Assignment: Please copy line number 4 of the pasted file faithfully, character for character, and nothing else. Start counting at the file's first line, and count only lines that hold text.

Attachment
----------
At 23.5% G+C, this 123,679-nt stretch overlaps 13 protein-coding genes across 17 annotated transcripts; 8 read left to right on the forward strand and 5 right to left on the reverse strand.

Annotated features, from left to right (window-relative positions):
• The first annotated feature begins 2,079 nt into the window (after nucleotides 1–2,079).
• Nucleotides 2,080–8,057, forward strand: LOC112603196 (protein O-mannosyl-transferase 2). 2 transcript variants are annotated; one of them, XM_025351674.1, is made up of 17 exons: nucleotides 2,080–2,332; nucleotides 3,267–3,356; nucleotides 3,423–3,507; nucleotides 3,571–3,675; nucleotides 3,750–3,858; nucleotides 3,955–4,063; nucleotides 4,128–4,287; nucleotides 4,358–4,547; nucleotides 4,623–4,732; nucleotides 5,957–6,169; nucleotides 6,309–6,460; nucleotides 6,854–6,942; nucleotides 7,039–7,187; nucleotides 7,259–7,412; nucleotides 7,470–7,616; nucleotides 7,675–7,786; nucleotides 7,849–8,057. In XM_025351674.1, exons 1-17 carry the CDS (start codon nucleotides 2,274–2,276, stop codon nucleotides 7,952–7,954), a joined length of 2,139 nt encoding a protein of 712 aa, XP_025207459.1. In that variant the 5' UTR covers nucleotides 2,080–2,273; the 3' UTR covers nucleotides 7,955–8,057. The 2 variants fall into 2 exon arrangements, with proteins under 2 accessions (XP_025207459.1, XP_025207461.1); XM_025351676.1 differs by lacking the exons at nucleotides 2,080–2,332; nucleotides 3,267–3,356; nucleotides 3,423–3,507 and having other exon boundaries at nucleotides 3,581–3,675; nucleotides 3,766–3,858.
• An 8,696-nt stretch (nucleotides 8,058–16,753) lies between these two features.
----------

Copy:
• Nucleotides 2,080–8,057, forward strand: LOC112603196 (protein O-mannosyl-transferase 2). 2 transcript variants are annotated; one of them, XM_025351674.1, is made up of 17 exons: nucleotides 2,080–2,332; nucleotides 3,267–3,356; nucleotides 3,423–3,507; nucleotides 3,571–3,675; nucleotides 3,750–3,858; nucleotides 3,955–4,063; nucleotides 4,128–4,287; nucleotides 4,358–4,547; nucleotides 4,623–4,732; nucleotides 5,957–6,169; nucleotides 6,309–6,460; nucleotides 6,854–6,942; nucleotides 7,039–7,187; nucleotides 7,259–7,412; nucleotides 7,470–7,616; nucleotides 7,675–7,786; nucleotides 7,849–8,057. In XM_025351674.1, exons 1-17 carry the CDS (start codon nucleotides 2,274–2,276, stop codon nucleotides 7,952–7,954), a joined length of 2,139 nt encoding a protein of 712 aa, XP_025207459.1. In that variant the 5' UTR covers nucleotides 2,080–2,273; the 3' UTR covers nucleotides 7,955–8,057. The 2 variants fall into 2 exon arrangements, with proteins under 2 accessions (XP_025207459.1, XP_025207461.1); XM_025351676.1 differs by lacking the exons at nucleotides 2,080–2,332; nucleotides 3,267–3,356; nucleotides 3,423–3,507 and having other exon boundaries at nucleotides 3,581–3,675; nucleotides 3,766–3,858.